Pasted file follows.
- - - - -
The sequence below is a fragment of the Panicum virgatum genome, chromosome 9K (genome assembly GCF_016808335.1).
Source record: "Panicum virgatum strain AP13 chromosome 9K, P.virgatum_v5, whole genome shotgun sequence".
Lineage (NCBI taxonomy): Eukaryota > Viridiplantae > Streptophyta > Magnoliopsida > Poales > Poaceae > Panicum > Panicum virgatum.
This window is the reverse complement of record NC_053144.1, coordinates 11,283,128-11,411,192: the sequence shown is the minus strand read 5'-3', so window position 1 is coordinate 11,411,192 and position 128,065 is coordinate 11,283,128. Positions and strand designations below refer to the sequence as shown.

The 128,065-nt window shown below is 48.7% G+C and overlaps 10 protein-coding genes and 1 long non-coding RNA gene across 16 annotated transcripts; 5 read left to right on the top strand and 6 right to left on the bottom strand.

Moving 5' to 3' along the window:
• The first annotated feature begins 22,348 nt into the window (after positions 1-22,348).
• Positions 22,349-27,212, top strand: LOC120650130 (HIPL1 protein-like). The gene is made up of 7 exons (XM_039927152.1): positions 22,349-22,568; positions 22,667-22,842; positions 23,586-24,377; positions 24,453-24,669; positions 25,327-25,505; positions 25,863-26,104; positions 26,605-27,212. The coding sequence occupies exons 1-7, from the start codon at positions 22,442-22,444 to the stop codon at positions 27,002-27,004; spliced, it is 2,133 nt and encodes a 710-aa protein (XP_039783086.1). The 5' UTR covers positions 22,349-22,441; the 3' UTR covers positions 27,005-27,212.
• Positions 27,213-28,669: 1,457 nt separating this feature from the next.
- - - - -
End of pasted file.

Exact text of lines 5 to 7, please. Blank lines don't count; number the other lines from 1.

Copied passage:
The 128,065-nt window shown below is 48.7% G+C and overlaps 10 protein-coding genes and 1 long non-coding RNA gene across 16 annotated transcripts; 5 read left to right on the top strand and 6 right to left on the bottom strand.

Moving 5' to 3' along the window:
• The first annotated feature begins 22,348 nt into the window (after positions 1-22,348).